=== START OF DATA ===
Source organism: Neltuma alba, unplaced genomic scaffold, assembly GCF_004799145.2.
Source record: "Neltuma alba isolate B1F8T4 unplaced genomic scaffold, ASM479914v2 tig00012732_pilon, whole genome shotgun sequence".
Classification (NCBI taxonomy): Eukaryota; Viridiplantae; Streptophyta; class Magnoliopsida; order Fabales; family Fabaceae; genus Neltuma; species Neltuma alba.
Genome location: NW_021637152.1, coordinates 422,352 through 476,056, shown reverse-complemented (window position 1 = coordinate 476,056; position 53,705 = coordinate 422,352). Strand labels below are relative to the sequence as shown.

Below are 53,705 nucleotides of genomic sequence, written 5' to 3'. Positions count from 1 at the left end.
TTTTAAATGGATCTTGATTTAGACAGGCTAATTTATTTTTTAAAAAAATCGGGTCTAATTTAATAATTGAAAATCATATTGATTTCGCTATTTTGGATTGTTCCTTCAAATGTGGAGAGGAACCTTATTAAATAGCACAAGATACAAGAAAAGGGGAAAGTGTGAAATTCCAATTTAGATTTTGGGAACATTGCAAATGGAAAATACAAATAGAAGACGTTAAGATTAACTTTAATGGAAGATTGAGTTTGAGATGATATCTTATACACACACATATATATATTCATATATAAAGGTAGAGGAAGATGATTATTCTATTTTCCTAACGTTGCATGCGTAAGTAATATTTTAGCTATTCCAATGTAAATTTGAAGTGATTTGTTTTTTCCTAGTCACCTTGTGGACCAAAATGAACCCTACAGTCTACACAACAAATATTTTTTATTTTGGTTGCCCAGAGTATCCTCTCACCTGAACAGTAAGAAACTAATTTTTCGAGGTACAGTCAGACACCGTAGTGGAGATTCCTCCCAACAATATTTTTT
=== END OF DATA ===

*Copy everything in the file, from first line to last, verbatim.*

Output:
Source organism: Neltuma alba, unplaced genomic scaffold, assembly GCF_004799145.2.
Source record: "Neltuma alba isolate B1F8T4 unplaced genomic scaffold, ASM479914v2 tig00012732_pilon, whole genome shotgun sequence".
Classification (NCBI taxonomy): Eukaryota; Viridiplantae; Streptophyta; class Magnoliopsida; order Fabales; family Fabaceae; genus Neltuma; species Neltuma alba.
Genome location: NW_021637152.1, coordinates 422,352 through 476,056, shown reverse-complemented (window position 1 = coordinate 476,056; position 53,705 = coordinate 422,352). Strand labels below are relative to the sequence as shown.

Below are 53,705 nucleotides of genomic sequence, written 5' to 3'. Positions count from 1 at the left end.
TTTTAAATGGATCTTGATTTAGACAGGCTAATTTATTTTTTAAAAAAATCGGGTCTAATTTAATAATTGAAAATCATATTGATTTCGCTATTTTGGATTGTTCCTTCAAATGTGGAGAGGAACCTTATTAAATAGCACAAGATACAAGAAAAGGGGAAAGTGTGAAATTCCAATTTAGATTTTGGGAACATTGCAAATGGAAAATACAAATAGAAGACGTTAAGATTAACTTTAATGGAAGATTGAGTTTGAGATGATATCTTATACACACACATATATATATTCATATATAAAGGTAGAGGAAGATGATTATTCTATTTTCCTAACGTTGCATGCGTAAGTAATATTTTAGCTATTCCAATGTAAATTTGAAGTGATTTGTTTTTTCCTAGTCACCTTGTGGACCAAAATGAACCCTACAGTCTACACAACAAATATTTTTTATTTTGGTTGCCCAGAGTATCCTCTCACCTGAACAGTAAGAAACTAATTTTTCGAGGTACAGTCAGACACCGTAGTGGAGATTCCTCCCAACAATATTTTTT